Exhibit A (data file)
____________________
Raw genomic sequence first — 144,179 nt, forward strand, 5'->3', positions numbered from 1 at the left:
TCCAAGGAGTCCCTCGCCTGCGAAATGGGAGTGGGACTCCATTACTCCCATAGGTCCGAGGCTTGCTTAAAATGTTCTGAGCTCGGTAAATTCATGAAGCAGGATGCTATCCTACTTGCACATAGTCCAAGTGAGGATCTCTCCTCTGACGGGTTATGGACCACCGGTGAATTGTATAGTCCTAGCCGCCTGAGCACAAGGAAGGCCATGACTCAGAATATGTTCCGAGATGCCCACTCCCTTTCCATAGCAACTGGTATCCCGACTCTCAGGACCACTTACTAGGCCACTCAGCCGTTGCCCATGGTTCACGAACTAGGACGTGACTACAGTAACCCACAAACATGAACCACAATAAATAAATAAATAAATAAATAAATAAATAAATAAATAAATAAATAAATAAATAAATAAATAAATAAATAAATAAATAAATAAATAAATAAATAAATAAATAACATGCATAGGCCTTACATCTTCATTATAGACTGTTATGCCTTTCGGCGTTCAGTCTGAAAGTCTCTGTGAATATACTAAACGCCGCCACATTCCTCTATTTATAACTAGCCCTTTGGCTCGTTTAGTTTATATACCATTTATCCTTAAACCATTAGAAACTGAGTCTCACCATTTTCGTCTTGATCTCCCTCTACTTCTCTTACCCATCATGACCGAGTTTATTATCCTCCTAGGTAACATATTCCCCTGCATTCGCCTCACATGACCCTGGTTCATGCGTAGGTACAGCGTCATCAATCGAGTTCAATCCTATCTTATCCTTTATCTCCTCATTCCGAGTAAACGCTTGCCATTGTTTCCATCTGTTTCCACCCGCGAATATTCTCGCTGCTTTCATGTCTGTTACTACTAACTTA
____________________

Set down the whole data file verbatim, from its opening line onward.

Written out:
Raw genomic sequence first — 144,179 nt, forward strand, 5'->3', positions numbered from 1 at the left:
TCCAAGGAGTCCCTCGCCTGCGAAATGGGAGTGGGACTCCATTACTCCCATAGGTCCGAGGCTTGCTTAAAATGTTCTGAGCTCGGTAAATTCATGAAGCAGGATGCTATCCTACTTGCACATAGTCCAAGTGAGGATCTCTCCTCTGACGGGTTATGGACCACCGGTGAATTGTATAGTCCTAGCCGCCTGAGCACAAGGAAGGCCATGACTCAGAATATGTTCCGAGATGCCCACTCCCTTTCCATAGCAACTGGTATCCCGACTCTCAGGACCACTTACTAGGCCACTCAGCCGTTGCCCATGGTTCACGAACTAGGACGTGACTACAGTAACCCACAAACATGAACCACAATAAATAAATAAATAAATAAATAAATAAATAAATAAATAAATAAATAAATAAATAAATAAATAAATAAATAAATAAATAAATAAATAAATAAATAAATAAATAACATGCATAGGCCTTACATCTTCATTATAGACTGTTATGCCTTTCGGCGTTCAGTCTGAAAGTCTCTGTGAATATACTAAACGCCGCCACATTCCTCTATTTATAACTAGCCCTTTGGCTCGTTTAGTTTATATACCATTTATCCTTAAACCATTAGAAACTGAGTCTCACCATTTTCGTCTTGATCTCCCTCTACTTCTCTTACCCATCATGACCGAGTTTATTATCCTCCTAGGTAACATATTCCCCTGCATTCGCCTCACATGACCCTGGTTCATGCGTAGGTACAGCGTCATCAATCGAGTTCAATCCTATCTTATCCTTTATCTCCTCATTCCGAGTAAACGCTTGCCATTGTTTCCATCTGTTTCCACCCGCGAATATTCTCGCTGCTTTCATGTCTGTTACTACTAACTTA